First and foremost, I would like to apologize to anyone who read the first draft of this article which was published a few days ago, in which I boldly claimed that this game was severely glitched and as a result unplayable. This game isn’t glitched at all. I’m just dumb. You see, I had become so used to playing Wii U games exclusively with the GamePad that when I couldn’t start this game, it never crossed my mind to consider playing it with the TV on. But, my lack of common sense aside, I’m glad to present you with a real review of Wings of Magloryx!
The graphics in Wings of Magloryx, though not the best the Wii U has to offer, are still very pleasant to behold. Coupled with well designed levels which the player can access and view from many angles in order to experience them in all of their glory, the visual aspect of this game, though not quite awe-inspiring, is still attractive and enough to rope the player into the game and keep them interested.
These pleasant graphics are accommodated by a well-made soundtrack. This soundtrack features calm, soothing tunes during the menu screens, which switches to intense, fast-paced music for when the player is sent into a level to begin destroying things. Overall, the music was well-chosen and fits the places it appears in very well. The sound effects, such as the dragon’s wings flapping and buildings breaking apart, are mediocre at best. Nevertheless, the auditory aspect of this game is overall a plus.
The controls in Wings of Magloryx are a bit awkward and difficult to control at first, but I found it is easy enough to adapt, making movement easier as the player progresses further into the game. This game makes use of both control sticks, one to move the draconic character horizontally and one to move it vertically. Wings of Magloryx also offers inverted controls for you weirdos who can function while playing with those (as you can tell I’m not a fan of inverted controls myself). One notable benefit of this control scheme is that, coupled with the non-linear level design, players are able to go slightly outside of the range of these floating islands where gameplay occurs and get a better glimpse of the level, which can occasionally be useful in finding secrets (which I’ll mention a little bit more about later on).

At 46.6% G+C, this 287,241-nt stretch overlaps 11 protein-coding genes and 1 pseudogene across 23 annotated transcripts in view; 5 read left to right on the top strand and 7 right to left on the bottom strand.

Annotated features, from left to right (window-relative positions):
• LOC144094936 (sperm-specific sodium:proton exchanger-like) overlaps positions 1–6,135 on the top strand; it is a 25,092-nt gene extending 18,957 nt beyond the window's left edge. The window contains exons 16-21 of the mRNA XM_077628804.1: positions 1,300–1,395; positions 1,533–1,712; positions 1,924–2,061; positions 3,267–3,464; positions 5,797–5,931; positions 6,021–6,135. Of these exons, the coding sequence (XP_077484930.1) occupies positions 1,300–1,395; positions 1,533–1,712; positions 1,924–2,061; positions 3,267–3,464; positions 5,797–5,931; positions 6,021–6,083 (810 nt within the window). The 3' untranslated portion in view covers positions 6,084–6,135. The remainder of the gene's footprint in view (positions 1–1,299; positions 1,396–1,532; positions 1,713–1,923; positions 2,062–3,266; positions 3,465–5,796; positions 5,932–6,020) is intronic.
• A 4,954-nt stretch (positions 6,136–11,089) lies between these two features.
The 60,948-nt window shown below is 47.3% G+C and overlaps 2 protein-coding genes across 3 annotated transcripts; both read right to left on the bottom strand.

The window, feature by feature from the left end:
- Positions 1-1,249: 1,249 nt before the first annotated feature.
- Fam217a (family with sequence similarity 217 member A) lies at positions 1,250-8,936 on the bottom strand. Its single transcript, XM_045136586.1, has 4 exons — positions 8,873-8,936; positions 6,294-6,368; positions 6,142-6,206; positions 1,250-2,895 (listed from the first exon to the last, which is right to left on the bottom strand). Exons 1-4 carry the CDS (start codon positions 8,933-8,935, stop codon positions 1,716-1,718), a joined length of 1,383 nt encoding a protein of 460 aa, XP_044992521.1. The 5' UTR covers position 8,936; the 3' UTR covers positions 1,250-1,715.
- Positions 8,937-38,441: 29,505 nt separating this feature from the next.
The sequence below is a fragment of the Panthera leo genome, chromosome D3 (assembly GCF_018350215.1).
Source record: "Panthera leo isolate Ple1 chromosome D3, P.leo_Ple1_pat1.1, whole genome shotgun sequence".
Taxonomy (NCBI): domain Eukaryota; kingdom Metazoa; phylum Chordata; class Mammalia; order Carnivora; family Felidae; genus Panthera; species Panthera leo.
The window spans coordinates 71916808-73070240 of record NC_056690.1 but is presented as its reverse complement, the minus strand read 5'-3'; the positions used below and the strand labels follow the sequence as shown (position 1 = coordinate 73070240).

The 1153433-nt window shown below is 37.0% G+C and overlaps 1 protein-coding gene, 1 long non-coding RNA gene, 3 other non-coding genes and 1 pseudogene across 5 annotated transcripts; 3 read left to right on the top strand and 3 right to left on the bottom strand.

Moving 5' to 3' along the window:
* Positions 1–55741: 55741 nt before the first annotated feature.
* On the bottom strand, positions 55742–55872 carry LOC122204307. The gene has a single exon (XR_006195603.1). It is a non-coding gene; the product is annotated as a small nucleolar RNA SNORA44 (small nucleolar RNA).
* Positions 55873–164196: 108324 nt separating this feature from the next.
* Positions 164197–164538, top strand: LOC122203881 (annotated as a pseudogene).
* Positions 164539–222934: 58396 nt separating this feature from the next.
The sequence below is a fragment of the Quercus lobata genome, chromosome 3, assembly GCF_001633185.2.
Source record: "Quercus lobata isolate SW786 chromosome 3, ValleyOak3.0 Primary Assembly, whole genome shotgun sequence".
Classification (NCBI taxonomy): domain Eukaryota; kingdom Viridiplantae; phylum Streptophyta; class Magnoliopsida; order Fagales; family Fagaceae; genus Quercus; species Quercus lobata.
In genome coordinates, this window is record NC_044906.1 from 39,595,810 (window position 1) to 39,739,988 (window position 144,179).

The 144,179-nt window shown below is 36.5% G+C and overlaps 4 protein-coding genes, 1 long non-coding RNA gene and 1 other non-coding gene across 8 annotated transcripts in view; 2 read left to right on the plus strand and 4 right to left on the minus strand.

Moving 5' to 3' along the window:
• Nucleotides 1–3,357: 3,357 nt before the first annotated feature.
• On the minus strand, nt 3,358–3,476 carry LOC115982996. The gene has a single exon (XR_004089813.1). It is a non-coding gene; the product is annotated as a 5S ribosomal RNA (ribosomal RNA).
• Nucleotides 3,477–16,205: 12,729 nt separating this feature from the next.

Gameplay itself is a bit tedious and is the main reason I’m not completely in love with this game. While each level is unique in its design and layout, all of them feature the same objective of destroying structures while avoiding enemies, collecting gold, and saving creatures who are in need. The process of collecting items/creatures is a bit wonky, sometimes causing the player to fail to pick up items they are basically on top of and other times picking up massive amounts of items that don’t seem particularly near to them. Also, the only attack option is a single fireball attack. While the player can hold the attack button in order to continue launching fireballs, watching the same old attack over and over again does become a bit boring. This situation is made even worse by the fact that most structures take so long to destroy. Often times the player won’t be in any danger once they actually manage to start destroying the structure, so the long periods of time spent breaking them down is a bit monotonous.